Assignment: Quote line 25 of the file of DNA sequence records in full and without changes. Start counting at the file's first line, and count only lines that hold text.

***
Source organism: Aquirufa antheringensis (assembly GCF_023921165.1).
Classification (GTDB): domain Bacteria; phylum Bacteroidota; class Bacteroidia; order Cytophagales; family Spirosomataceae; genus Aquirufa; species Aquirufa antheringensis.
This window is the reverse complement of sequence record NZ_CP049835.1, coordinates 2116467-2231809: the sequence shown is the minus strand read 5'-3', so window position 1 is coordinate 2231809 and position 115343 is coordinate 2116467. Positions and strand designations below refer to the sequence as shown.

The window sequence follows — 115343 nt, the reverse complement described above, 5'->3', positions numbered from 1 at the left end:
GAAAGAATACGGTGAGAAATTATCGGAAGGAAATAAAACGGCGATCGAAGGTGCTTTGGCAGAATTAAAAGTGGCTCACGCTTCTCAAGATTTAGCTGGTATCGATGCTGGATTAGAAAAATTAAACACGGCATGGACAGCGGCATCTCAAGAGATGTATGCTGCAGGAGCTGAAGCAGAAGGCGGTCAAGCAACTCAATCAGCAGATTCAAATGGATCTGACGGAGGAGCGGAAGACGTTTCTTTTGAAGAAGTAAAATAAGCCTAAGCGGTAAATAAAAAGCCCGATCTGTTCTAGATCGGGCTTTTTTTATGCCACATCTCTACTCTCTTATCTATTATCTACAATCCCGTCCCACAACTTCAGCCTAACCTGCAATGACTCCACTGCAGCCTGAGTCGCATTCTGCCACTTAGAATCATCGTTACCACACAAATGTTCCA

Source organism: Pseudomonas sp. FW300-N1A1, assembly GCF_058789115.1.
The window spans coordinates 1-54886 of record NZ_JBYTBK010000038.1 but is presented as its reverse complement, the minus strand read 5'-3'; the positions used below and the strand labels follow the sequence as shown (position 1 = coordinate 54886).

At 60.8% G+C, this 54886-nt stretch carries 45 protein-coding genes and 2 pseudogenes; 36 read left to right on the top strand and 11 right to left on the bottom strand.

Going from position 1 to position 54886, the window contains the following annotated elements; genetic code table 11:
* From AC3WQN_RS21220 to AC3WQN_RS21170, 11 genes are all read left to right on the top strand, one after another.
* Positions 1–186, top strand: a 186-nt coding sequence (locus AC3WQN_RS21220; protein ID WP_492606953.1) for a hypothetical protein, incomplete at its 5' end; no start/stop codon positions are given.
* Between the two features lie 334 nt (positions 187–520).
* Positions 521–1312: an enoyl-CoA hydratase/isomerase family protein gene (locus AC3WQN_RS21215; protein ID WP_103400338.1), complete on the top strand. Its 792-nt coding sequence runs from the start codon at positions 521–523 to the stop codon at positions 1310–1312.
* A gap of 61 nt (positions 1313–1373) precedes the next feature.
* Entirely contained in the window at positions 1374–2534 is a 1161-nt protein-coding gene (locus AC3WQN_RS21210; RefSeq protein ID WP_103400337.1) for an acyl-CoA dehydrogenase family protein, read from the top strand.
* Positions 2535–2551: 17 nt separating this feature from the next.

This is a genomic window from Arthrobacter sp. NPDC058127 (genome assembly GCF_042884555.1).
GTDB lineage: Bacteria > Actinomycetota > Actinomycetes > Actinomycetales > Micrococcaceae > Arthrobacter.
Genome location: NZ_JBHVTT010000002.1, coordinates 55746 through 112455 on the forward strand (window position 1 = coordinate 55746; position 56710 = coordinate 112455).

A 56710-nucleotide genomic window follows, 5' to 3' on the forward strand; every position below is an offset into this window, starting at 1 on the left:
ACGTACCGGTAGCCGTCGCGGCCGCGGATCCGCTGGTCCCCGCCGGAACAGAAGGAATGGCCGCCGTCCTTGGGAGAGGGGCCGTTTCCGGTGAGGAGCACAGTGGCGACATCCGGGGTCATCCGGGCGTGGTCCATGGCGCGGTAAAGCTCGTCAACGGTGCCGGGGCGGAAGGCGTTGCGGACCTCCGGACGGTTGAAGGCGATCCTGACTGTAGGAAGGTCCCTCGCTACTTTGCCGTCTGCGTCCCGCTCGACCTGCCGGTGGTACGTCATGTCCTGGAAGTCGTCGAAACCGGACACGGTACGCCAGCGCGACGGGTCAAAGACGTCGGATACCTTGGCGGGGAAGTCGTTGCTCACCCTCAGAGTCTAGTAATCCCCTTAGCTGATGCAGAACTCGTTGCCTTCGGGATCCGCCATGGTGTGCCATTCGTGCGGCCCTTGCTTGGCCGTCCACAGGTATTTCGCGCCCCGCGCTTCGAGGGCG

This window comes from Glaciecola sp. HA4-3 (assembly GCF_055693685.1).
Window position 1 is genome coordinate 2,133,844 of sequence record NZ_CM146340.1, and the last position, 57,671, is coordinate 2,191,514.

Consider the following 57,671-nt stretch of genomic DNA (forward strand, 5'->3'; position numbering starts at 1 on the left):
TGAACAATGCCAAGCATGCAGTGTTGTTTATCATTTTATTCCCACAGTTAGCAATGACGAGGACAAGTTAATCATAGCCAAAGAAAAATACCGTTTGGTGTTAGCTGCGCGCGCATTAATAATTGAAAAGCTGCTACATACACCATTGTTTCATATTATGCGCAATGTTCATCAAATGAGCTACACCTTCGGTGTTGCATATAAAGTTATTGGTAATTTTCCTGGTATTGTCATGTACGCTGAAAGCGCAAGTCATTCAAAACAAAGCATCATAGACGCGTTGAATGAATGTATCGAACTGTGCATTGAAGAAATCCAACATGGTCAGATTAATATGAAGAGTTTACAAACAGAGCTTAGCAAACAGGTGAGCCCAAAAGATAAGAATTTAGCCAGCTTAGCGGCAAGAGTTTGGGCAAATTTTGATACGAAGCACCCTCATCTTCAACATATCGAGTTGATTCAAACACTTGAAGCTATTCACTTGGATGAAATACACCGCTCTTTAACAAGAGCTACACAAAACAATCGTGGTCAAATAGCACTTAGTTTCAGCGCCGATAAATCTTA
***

TGAACAATGCCAAGCATGCAGTGTTGTTTATCATTTTATTCCCACAGTTAGCAATGACGAGGACAAGTTAATCATAGCCAAAGAAAAATACCGTTTGGTGTTAGCTGCGCGCGCATTAATAATTGAAAAGCTGCTACATACACCATTGTTTCATATTATGCGCAATGTTCATCAAATGAGCTACACCTTCGGTGTTGCATATAAAGTTATTGGTAATTTTCCTGGTATTGTCATGTACGCTGAAAGCGCAAGTCATTCAAAACAAAGCATCATAGACGCGTTGAATGAATGTATCGAACTGTGCATTGAAGAAATCCAACATGGTCAGATTAATATGAAGAGTTTACAAACAGAGCTTAGCAAACAGGTGAGCCCAAAAGATAAGAATTTAGCCAGCTTAGCGGCAAGAGTTTGGGCAAATTTTGATACGAAGCACCCTCATCTTCAACATATCGAGTTGATTCAAACACTTGAAGCTATTCACTTGGATGAAATACACCGCTCTTTAACAAGAGCTACACAAAACAATCGTGGTCAAATAGCACTTAGTTTCAGCGCCGATAAATCTTA